Source: The Guardian, September 21
A Somali man has launched a legal action accusing the United States and Germany of complicity in his father’s death, claiming he was a civilian bystander killed in a US drone strike.
The man, named in court documents only as “CD,” claims that his father, a camel herder – named as “AB” – died in an attack in southern Somalia in February 2012 that targeted a former British citizen suspected of being a member of the Islamist terrorist group al-Shabaab.
Lawyers for CD, whose case is being brought forward with the help of the Open Society Justice Initiative, a charity founded by George Soros, allege Germany “plays an indispensable role in secret drone killings in Somalia” by allowing bases on its soil to be used for drone operations beyond internationally recognised war zones. They claim this makes it jointly responsible for the “unlawful covert killing.”
According to lawyers, drone strikes in Somalia are conducted by pilots in the US using remotely operated aircraft launched from Djibouti – the tiny country to Somalia’s north – but the data streams on which the drones rely are funnelled through Ramstein air base, a facility in western Germany.
Top secret presentations released by Edward Snowden, the NSA whistleblower, and published by the Intercept and Der Spiegel, cited in the court documents, revealed the crucial role played by Ramstein in the US drone campaign. It is the site of the satellite relay that connects the aircraft in the skies over the Middle East and Africa to the US drone headquarters in Creech, in the Nevada desert.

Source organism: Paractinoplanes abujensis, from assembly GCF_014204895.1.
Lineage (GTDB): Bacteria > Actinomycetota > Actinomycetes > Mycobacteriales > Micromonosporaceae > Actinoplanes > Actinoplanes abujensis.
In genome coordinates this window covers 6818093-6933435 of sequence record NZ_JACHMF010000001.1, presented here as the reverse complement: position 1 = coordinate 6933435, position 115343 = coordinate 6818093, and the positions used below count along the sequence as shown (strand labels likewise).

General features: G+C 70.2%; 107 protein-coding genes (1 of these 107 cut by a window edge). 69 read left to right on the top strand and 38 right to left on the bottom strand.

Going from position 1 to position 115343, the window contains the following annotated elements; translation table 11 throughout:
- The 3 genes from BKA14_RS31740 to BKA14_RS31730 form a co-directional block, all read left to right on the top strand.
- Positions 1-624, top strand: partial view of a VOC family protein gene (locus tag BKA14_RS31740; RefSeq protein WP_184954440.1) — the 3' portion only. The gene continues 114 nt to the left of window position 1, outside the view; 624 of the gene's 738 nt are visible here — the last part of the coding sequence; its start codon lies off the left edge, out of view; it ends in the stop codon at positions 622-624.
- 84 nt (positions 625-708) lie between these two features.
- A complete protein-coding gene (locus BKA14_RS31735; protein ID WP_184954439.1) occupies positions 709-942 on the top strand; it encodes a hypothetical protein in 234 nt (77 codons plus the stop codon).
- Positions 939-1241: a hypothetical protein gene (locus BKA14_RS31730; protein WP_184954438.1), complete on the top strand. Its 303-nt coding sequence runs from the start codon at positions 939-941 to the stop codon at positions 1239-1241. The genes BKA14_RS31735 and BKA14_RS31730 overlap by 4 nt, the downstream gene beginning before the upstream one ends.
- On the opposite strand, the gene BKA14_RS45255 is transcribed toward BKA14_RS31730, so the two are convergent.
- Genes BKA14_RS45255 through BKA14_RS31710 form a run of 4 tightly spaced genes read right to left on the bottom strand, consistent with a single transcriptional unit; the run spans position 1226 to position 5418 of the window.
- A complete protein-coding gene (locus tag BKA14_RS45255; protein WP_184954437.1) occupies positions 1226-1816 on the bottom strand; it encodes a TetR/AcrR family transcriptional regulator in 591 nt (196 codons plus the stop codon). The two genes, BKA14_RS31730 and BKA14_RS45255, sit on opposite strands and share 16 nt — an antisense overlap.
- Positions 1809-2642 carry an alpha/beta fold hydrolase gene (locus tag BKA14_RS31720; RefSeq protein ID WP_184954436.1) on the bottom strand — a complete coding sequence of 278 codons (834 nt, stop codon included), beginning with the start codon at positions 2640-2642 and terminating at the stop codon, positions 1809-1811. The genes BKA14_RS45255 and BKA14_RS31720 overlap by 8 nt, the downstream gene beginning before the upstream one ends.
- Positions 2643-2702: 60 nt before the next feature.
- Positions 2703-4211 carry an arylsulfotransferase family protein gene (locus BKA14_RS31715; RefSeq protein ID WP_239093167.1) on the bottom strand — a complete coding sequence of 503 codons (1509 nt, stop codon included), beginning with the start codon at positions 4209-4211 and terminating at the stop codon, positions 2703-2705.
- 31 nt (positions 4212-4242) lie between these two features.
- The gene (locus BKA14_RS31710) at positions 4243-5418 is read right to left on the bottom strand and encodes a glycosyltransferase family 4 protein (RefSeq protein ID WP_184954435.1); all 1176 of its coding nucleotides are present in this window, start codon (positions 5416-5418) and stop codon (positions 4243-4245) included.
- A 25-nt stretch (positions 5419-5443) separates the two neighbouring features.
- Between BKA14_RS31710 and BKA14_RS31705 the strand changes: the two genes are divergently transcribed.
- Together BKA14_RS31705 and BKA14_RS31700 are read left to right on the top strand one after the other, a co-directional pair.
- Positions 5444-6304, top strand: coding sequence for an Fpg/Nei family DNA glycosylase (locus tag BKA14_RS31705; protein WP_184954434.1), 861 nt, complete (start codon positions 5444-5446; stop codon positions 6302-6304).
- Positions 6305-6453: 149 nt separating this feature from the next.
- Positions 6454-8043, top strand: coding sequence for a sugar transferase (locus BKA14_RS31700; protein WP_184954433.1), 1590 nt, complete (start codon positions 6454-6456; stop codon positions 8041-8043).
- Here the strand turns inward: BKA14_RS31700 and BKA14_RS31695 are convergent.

German investigative journalists cited by CD’s lawyers have reported that Ramstein’s role goes beyond serving as a passive relay, since personnel at the base also analyse the material collected by drones before it is passed to drone pilots.
In addition, his lawyers claim that the mission in which AB was allegedly killed would have been planned at US Africa command (Africom), which has its headquarters in Stuttgart.
The attack in question is believed to have targeted Mohamed Sakr, a suspected militant who was born in London. Sakr had his British citizenship revoked by the home secretary, Theresa May, in 2010 after he travelled to Somalia and allegedly joined al-Shabaab. He was reportedly killed in the strike.
Aided by the Open Society Justice Initiative, CD has lodged a criminal complaint accusing “the US and German military and secret services” of the intentional killing of Sakr, and the death of AB as a consequence….
CD’s solicitor, Natalie von Wistinghausen, told the Guardian: “One of the aims of the criminal complaint is to trigger the obligation for the prosecutor to investigate the case and to find out who are the decision takers and the ones to be held responsible for what happened on 24 February 2012 – something the victims themselves can’t do. They have no way to find out who controlled the drone and pushed the button. The pilot can see its target but the target (here an innocent civilian) is faced with an anonymous and invisible enemy.”
The court documents describe how AB, who was aged around 50, left his home with his camels early one morning. That evening, some of his camels returned but AB did not. The following morning, the documents say, CD went looking with his neighbours, and met passersby who told them about rumours that an al-Shabaab car had been targeted in an airstrike. They eventually came across the wreckage of the car, and found AB’s body in pieces, together with the bodies of several of his camels.
Amrit Singh, a senior lawyer at the Open Society Justice Initiative, said: “At issue in this case is whether states like Germany can support a secret killing program that operates outside the law while evading all accountability. It is vitally important that the courts intervene to guard against the setting of a dangerous precedent and impose lawful restraints on states that support a virtually limitless authority to kill.”